Drawing the line between paranoia and real risks

security

After being involved in security for a while it’s natural to see certain threats without even thinking about it. Sometimes you wonder whether you’re being paranoid or if you’re being pessimistic but then something happens and you realise that maybe your fears were not so farfetched after all.

In a previous article I mentioned how the United States senate approved a plan to provide President Obama with an internet kill switch. When hearing such a story a red flag is raised. What if it’s abused? And even if it’s not, how would it affect my business if it is ever used? These are obviously valid questions; however, the voice of reason can’t help but wonder if this is really something you need to worry about. Even if such power is ever provided to the President of the United States, would he ever use it? Just like the “it can never happen to me” way of thinking, you wonder if your concerns are really justified.

But then, soon afterwards something happens that shows you that such a scenario is not so farfetched after all. I am obviously talking about the unrest in Egypt that for a couple of days had the government shut down the entire internet infrastructure of the country. That was only the start. Wherever the unrest moved to, governments took the same step of blocking all or a big portion of the internet for the country. Such an action has wide reaching implications on business in the country as well as outside and is also quite the risk to mitigate.

An action such as blocking the whole country’s internet access would have greater consequences if it were to happen in the US or any other country which offers a range of IT services that your business or your clients might rely on. What if your infrastructure is based in the cloud and suddenly you find that your service provider has been cut off from the internet without even knowing when it will be reconnected? What if your government decides to cut all internet access in your country?

One might try to safeguard against this by staying away from services that are run in volatile countries, but unfortunately governments are increasingly meddling with the internet and not just in volatile/controlling countries.

Homeland security’s Immigration and Customs Enforcement Agency has of late started seizing domain names associated with Piracy, Counterfeiting and Child Pornography. They are just petitioning judges to approve long lists of domain names which they then seize without any hearings or court cases. Allegedly when seizing some domain associated with Child Pornography they also seized Mooo.com as reported by techdirt.

Mooo.com is a dynamic DNS system which means that the seize affected everyone using this system, reported to be over 84,000 sites and not just the single site that broke the law. Each one of these sites was then redirected to a web page hosted by Homeland security which advises that the advertisement, distribution, transportation, or possession of child pornography is illegal. Can you imagine the damage it could cause where your customers to find such a page when trying to access your site?

Once a country starts exercising its powers on the internet you can be sure that others will follow suit. The UK police have already set plans in motion to try to get similar domain seizing powers. The voice of reason here would like to dismiss this threat because law enforcement organizations go after sites that are breaking the law and legitimate businesses should have nothing to worry about, but what happens in scenarios were a website that is legal in my country but illegal in the US gets seized?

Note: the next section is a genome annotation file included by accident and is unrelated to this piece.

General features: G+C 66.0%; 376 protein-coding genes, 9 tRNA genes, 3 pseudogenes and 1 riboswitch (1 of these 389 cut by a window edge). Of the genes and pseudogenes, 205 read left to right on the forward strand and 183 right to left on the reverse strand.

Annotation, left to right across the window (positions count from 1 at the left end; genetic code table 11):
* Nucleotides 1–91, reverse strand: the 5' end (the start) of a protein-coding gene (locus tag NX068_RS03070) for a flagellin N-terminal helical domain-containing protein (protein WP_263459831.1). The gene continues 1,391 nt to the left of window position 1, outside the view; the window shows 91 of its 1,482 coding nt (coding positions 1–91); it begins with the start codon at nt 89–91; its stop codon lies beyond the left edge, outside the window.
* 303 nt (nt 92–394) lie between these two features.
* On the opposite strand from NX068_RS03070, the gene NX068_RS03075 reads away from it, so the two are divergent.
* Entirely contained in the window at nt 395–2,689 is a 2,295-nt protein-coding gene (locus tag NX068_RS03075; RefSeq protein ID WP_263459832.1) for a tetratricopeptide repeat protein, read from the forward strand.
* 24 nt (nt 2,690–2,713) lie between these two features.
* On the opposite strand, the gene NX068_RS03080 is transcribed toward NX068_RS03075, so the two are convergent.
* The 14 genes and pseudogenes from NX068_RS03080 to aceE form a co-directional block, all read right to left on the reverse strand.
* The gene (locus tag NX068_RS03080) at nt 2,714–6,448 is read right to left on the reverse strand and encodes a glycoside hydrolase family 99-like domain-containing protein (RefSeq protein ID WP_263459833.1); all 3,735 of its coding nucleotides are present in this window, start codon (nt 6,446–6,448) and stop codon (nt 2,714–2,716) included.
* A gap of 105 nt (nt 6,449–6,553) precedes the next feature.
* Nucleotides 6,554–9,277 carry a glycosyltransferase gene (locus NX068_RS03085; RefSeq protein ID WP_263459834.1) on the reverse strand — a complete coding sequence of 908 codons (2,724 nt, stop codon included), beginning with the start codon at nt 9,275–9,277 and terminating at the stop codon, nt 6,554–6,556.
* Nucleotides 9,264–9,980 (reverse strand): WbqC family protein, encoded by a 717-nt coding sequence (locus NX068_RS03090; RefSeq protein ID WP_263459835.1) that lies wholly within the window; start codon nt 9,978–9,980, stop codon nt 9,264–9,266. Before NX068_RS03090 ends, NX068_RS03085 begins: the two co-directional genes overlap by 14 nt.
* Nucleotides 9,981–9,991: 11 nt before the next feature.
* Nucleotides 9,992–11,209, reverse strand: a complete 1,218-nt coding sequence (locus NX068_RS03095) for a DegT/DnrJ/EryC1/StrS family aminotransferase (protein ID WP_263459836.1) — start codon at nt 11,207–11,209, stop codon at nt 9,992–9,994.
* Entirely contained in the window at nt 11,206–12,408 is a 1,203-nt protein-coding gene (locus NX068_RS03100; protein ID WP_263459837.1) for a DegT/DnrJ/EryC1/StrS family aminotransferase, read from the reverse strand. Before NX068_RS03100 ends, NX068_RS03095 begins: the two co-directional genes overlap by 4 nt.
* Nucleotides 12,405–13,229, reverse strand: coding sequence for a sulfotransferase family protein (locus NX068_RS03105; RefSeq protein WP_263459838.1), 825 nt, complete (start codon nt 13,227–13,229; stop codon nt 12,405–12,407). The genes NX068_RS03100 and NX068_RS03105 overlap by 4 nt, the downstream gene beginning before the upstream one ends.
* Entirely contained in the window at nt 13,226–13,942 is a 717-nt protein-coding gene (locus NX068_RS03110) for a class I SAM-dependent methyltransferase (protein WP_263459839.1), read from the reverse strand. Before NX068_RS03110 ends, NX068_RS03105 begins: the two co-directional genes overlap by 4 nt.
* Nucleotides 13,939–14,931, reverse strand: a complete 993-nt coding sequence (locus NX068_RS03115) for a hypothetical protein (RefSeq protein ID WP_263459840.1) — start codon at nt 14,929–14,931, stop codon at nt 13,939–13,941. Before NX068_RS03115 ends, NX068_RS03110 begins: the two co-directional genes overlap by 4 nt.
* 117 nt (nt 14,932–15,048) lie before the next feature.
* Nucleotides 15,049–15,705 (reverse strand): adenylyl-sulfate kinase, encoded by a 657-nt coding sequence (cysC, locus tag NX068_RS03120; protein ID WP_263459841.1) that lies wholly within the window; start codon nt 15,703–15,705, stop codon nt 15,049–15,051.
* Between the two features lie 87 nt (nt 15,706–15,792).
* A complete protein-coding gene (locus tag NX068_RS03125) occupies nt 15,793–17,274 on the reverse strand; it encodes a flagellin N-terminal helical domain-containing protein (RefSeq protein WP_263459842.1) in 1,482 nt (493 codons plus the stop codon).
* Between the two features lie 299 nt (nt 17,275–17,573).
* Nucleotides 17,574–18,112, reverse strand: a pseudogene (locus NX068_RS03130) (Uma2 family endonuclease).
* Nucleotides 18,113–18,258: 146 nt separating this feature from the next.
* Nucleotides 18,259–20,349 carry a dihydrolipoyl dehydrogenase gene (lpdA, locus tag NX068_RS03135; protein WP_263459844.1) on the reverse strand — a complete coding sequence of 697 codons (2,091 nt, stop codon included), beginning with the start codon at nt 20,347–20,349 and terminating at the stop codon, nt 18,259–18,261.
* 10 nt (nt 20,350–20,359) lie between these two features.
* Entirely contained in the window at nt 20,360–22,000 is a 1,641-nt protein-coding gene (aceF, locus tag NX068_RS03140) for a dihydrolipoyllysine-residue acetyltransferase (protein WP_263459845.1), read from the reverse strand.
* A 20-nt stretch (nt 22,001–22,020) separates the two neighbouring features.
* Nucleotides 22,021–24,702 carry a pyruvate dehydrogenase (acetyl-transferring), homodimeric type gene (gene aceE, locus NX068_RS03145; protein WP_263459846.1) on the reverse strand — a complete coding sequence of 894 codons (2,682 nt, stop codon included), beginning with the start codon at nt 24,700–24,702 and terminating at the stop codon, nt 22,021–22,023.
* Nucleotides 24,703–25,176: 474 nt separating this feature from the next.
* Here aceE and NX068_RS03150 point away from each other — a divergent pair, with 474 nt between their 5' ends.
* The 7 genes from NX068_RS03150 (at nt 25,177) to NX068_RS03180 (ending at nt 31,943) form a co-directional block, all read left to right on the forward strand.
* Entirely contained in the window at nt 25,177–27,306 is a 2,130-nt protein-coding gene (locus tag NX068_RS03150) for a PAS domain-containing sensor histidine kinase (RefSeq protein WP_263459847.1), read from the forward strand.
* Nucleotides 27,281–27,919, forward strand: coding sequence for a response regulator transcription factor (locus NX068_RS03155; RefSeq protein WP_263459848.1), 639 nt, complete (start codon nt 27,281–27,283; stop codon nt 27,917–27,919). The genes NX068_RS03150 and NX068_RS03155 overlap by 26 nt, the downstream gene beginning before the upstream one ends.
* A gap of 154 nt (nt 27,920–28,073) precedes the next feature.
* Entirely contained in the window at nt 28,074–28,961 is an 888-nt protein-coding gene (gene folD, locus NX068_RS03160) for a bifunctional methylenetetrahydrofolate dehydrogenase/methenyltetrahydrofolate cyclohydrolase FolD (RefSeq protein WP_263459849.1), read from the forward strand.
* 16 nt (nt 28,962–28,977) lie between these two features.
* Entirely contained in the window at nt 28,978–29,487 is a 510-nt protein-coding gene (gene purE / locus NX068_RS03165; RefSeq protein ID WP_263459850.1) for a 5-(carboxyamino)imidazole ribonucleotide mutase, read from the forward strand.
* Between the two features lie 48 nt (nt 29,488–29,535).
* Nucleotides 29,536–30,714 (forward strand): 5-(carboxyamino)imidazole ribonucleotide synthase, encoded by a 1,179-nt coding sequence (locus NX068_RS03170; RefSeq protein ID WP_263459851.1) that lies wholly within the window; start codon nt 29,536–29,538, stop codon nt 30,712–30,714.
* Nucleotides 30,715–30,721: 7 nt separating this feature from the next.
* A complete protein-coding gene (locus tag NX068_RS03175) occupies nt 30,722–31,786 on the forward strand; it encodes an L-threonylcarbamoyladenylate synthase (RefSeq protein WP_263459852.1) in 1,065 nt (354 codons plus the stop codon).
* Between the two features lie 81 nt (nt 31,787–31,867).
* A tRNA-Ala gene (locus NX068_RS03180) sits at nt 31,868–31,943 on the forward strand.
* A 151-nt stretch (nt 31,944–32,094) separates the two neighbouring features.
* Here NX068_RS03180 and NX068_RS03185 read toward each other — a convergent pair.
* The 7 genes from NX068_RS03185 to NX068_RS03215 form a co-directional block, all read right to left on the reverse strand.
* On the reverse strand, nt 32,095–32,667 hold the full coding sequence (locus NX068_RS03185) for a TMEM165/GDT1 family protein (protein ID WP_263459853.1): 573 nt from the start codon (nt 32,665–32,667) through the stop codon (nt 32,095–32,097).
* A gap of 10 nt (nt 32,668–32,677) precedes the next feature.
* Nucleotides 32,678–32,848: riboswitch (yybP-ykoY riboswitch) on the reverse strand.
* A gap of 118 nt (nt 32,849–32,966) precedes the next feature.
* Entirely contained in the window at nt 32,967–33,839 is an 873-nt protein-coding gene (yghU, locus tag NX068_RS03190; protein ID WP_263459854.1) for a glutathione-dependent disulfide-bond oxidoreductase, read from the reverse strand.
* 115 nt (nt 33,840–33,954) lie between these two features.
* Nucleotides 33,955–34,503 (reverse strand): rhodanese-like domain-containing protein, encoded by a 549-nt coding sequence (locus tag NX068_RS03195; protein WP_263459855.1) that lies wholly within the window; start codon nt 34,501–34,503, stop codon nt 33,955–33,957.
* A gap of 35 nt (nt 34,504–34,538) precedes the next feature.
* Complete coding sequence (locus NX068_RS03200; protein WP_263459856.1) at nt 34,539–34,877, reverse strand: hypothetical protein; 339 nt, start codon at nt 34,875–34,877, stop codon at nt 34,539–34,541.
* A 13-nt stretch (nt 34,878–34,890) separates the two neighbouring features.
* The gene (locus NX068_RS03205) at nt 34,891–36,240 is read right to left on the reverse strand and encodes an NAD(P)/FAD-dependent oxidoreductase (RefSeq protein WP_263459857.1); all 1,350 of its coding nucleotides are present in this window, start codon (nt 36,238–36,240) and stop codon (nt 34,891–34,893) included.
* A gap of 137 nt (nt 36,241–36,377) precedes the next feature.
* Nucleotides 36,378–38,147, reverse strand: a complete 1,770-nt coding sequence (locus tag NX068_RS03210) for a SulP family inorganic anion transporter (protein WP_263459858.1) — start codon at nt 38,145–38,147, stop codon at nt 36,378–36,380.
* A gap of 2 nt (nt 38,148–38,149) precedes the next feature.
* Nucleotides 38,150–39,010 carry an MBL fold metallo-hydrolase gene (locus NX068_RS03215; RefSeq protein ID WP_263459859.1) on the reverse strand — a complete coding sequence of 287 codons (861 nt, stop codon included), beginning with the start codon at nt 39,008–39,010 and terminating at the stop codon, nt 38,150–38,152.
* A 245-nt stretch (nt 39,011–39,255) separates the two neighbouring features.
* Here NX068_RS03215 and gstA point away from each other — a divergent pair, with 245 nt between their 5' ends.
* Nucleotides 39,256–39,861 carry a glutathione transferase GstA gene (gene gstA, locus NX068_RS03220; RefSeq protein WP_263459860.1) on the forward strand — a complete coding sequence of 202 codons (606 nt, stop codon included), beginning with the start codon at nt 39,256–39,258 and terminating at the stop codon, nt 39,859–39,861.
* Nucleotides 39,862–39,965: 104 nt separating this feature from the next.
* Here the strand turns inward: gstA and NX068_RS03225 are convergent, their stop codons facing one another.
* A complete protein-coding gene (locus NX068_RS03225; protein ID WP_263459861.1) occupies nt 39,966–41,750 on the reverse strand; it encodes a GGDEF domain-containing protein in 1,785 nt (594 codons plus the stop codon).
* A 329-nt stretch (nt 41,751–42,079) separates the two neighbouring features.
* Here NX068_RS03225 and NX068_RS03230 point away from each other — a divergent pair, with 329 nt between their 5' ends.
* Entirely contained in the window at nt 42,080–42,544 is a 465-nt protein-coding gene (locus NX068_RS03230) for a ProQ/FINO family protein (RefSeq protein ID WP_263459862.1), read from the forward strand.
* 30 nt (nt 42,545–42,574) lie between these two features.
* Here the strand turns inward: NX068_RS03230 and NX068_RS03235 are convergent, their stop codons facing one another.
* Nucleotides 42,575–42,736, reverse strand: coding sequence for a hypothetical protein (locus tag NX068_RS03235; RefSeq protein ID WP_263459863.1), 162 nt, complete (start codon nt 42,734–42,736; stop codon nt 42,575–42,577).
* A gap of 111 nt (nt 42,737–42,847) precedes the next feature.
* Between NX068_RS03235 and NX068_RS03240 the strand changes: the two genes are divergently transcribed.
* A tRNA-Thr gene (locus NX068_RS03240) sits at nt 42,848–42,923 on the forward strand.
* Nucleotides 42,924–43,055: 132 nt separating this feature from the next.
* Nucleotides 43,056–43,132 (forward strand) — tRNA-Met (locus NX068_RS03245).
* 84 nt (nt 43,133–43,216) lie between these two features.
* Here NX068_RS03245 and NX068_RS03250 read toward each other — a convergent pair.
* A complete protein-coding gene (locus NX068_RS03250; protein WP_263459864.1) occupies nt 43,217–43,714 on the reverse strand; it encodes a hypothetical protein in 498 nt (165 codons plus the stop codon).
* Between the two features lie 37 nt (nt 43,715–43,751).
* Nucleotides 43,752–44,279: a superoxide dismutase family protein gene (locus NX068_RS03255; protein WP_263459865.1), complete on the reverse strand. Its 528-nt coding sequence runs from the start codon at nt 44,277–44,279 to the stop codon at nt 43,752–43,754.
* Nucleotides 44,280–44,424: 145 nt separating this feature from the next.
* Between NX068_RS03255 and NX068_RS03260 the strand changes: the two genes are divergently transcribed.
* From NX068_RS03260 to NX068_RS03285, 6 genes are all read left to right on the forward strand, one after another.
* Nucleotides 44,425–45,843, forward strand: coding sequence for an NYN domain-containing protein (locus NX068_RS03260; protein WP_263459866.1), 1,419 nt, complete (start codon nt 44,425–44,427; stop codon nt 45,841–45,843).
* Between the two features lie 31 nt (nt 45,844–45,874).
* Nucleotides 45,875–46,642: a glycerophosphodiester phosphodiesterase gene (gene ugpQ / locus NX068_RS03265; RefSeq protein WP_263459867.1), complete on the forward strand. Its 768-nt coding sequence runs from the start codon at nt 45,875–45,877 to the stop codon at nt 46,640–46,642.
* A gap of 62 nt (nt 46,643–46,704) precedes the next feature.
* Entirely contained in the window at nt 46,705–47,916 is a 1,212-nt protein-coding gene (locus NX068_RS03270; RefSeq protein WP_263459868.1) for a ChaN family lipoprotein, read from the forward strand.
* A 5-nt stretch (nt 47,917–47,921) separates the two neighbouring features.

Not a likely scenario? Well, apparently has already happened for rojadirecta.com – a Spanish website accused of copyright infringement. It went through a court case in Spain and was declared not guilty but was nonetheless still seized by homeland security. What if after being done with copyright infringement this same procedure is applied to other sectors as well? The United States has a bad history with online gambling so what if they decide to seize all domains associated with online casinos?

Mitigating a risk such as having the entire internet access of your country blocked by your government is not easy thing. I am no lawyer but it might also be illegal going around the block itself. In any case the only few options that come to mind which might offer some security here is by having links to the internet using different service providers – mirroring your websites through multiple providers in different countries as well as (if it justifies the costs) having a satellite internet link as a backup. With the satellite option it is essential to make sure that the link will be adequately protected if you will be running your whole business through it.

Defending yourself against domain seizers is even trickier. Each Top Level Domain (TLD) (.com, .net, .org, etc.) are maintained by a specific registrar (Verisign) while other country domains are generally maintained by a body in that country.

Holding multiple domain names is a possible safeguard but your customers are still likely to access your site with the name they know best. Maintaining a domain name handled by your country (or the countries whose laws you’re following) might be your safest bet against a domain seizer however .com TLDs are generally the most popular so one must decide which trade-off is the most desired – is it safety or popularity?

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Emmanuel Carabott CISSP heads security research at GFI Software. He has over 12 years’ experience in the security field and is a regular contributor to several websites and blogs. For more information about the benefits of using email usage reporting.